Zimbabwe breaks into cigar tobacco


The highest grade of the cigar tobacco was sold for US$5,60 per kg on the auction’s opening day, while the least quality fetched around US$2,50 per kg.

Kenneth Matimaire

BURMA Valley smallholder farmers in Manicaland have made a breakthrough into lucrative cigar tobacco farming after clinching a market in German, the Financial Gazette’s Companies & Markets can report.
The farmers are producing a high quality strain used to make cigar wrappers, with assistance from seasoned commercial farmer, Lindsay Guild. Wrappers are the most expensive leaf to produce. However, they also fetch very good prices on the market.
This is breaking new ground for the farmers, as Zimbabwe is known as a producer of flue- cured tobacco. According to the Zimbabwe Tobacco Association (ZTA), the first claim to successful growing of flue-cured tobacco was made in 1894 in Mutare. A Jesuit priest at Chishawasha Mission, Father Richartz, exhibited his first commercially grown tobacco at the first Agricultural Show held in Harare in 1897.
A total of 13 smallholder farmers are currently part of the farming venture. An official involved with the project said they were growing a cigar tobacco strain known as cubra, which is used as a wrapper.
Guild has partnered with a Europe-based company called Von Eicken, which specialises in a wide range of tobacco products, in the project.
Von Eicken is a German-based company which manufactures and markets cigarettes, cigars, cigarillos, and pipe tobacco.
The venture, which was first mooted in 2013, was followed by the launch of the Cigar Wrapper Tobacco Auction Floor at Mapetu Farm in Burma Valley after a successful trial run of the top earning golden leaf last season.
The trial run covered one hectare, which was later increased to the current 11 hectares with plans underway to boost the area up to 20 hectares during the next season.
This development makes Zimbabwe the third African country after Cameroon and Kenya to produce cigar wrapper tobacco, which fetches higher prices on the market.
Guild, who is the Cigar Wrapper Tobacco Auction Floor’s technical advisor, said they had sold four tonnes of cigar tobacco on the first day of sales on June 2.
On that day, he said they had “about 80 bales averaging about 50 kilogrammes each, which is around four tonnes sold today”
“Our target is to reach 14 to 15 tonnes in sales by next year,” said Guild, who has been growing tobacco since 1977.
“Last year, we did one hectare as a trial and we fermented it and it’s now on its way to German. They were happy with the trial run. So this year we have gone up to about 11 hectares including small-scale. And then next year we plan to double the production,” he said.
Guild said plans were underway to seek more foreign markets since cigar tobacco was on high demand in America, United Kingdom and neighbouring South Africa. He, however, pointed out that Von Eicken was financially bankrolling the project.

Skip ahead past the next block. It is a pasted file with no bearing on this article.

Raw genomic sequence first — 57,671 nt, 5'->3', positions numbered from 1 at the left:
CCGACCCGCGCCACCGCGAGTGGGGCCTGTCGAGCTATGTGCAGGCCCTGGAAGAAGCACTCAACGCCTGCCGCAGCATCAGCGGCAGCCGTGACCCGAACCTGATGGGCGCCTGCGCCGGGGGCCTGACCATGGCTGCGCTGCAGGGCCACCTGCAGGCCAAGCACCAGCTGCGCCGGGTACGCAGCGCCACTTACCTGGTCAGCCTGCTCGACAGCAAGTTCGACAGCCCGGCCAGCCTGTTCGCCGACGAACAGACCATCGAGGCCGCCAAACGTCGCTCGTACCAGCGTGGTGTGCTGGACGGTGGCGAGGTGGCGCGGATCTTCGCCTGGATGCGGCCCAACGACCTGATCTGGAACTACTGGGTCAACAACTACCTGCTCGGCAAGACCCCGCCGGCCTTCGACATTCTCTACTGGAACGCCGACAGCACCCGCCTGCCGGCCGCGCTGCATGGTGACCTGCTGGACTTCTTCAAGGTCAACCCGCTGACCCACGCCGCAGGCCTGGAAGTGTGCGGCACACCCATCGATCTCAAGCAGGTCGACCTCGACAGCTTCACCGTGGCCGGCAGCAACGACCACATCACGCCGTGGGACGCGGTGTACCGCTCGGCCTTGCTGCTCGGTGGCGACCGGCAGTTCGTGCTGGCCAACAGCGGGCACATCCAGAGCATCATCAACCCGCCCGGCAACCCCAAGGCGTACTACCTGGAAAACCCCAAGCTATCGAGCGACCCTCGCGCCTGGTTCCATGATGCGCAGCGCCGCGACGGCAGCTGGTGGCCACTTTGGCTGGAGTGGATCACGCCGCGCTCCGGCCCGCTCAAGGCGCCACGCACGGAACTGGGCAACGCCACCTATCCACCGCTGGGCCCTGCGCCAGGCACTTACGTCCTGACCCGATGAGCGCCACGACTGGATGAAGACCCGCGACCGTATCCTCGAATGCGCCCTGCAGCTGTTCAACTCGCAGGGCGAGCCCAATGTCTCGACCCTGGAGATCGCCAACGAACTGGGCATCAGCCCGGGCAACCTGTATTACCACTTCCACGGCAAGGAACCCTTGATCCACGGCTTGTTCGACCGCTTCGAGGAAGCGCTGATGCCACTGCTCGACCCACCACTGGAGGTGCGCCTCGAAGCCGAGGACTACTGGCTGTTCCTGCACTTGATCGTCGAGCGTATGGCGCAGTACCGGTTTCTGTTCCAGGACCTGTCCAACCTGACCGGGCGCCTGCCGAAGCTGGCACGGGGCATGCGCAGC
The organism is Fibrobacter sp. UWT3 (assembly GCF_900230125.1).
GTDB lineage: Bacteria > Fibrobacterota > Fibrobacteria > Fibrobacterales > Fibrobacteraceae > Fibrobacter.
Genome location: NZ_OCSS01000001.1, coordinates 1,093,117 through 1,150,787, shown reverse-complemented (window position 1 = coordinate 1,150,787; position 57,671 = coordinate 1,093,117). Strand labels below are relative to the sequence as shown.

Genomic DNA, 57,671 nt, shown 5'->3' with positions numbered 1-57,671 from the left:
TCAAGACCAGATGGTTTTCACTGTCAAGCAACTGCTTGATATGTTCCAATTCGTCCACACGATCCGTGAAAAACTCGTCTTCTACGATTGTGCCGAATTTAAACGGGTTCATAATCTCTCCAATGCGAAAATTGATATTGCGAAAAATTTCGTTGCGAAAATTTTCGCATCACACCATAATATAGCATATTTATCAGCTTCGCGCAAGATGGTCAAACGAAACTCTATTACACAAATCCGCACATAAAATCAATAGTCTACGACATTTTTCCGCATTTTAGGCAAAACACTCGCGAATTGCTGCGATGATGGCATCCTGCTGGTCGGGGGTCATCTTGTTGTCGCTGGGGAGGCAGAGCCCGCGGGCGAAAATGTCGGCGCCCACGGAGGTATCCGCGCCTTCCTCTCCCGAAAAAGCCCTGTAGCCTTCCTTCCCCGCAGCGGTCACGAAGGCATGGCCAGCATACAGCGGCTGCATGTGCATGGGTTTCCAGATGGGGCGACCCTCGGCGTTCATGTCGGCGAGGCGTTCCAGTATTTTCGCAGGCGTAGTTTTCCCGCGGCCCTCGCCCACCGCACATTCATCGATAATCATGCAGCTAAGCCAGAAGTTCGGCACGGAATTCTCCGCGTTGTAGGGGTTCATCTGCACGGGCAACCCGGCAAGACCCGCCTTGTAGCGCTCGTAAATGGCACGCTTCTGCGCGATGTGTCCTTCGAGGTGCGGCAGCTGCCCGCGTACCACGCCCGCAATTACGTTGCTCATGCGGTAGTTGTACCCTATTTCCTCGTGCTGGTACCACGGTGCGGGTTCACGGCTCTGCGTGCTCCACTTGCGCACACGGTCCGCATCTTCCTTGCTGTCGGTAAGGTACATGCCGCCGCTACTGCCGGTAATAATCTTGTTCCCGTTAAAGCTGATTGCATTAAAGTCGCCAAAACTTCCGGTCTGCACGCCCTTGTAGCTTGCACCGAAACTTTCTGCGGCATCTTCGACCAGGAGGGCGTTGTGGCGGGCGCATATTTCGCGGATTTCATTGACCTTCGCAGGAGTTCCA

Von Eicken’s senior buyer, Andrew Edmondson, indicated that they selected Burma Valley owing to its lucid climatic conditions, which was suitable for the growth of cigar tobacco.
Edmondson indicated that they had so far injected US$100 000 for inputs, which they expected to double to US$200 000 in the forthcoming season.
He added that they had also purchased drip kits for irrigation purposes.
“We have acquired 10 tonnes of tobacco. The arrangement is that when we settle our payments, we will also subtract US$100 000 worth of inputs that we availed to the farmers.
“I should also clarify that our company is not looking for an opportunity to exploit farmers by buying their tobacco at unfavourable prices but we want to build a solid business partnership which is beneficial to both parties involved,” said Edmondson
The highest grade of the cigar tobacco was sold for US$5,60 per kg on the auction’s opening day, while the least quality fetched around US$2,50 per kg.
The Tobacco Industries and Marketing Board indicated that sales of cigar tobacco would be conducted in Burma Valley when they officially opened auction floors this season, saying the move was meant to help farmers from the region from incurring miscellaneous expenses.
The auction floors were officially launched by Mutare South constituency legislator and Women Affairs Minister, Nyasha Chikwinya.
Cigar tobacco has no additives and is considered an environmentally friendly cash crop as it is air cured. It also fetches higher prices on the market compared to flue-cured tobacco.
Cigar wrapper, which is the highest grade, should be unblemished because it is used to wrap the cigar and influences the flavour.
The ZTA says Zimbabwe’s climate is favourable to the growing of tobacco, and that the crop does well on sandy loam soils where most grain crops would require a lot of fertilisers.
At peak production, the industry employed about 50 percent of all people employed in commercial agriculture. This estimate did not include other activities and downstream industries that exist to service the tobacco industry.
The sector was disrupted by government’s land redistribution exercise, which forcibly drove out white farmers and replaced them with blacks.
The new black farmers have slowly resuscitated tobacco farmers.
Zimbabwe’s leaf tobacco export earnings increased 11 percent year-on-year to US$ 855 million in 2015, as sales volume increased 12 percent to 152 million kgs, according to the TIMB.
Zimbabwe tobacco exports once accounted for 20 percent of the world’s flue-cured tobacco, the main ingredient in cigarettes.

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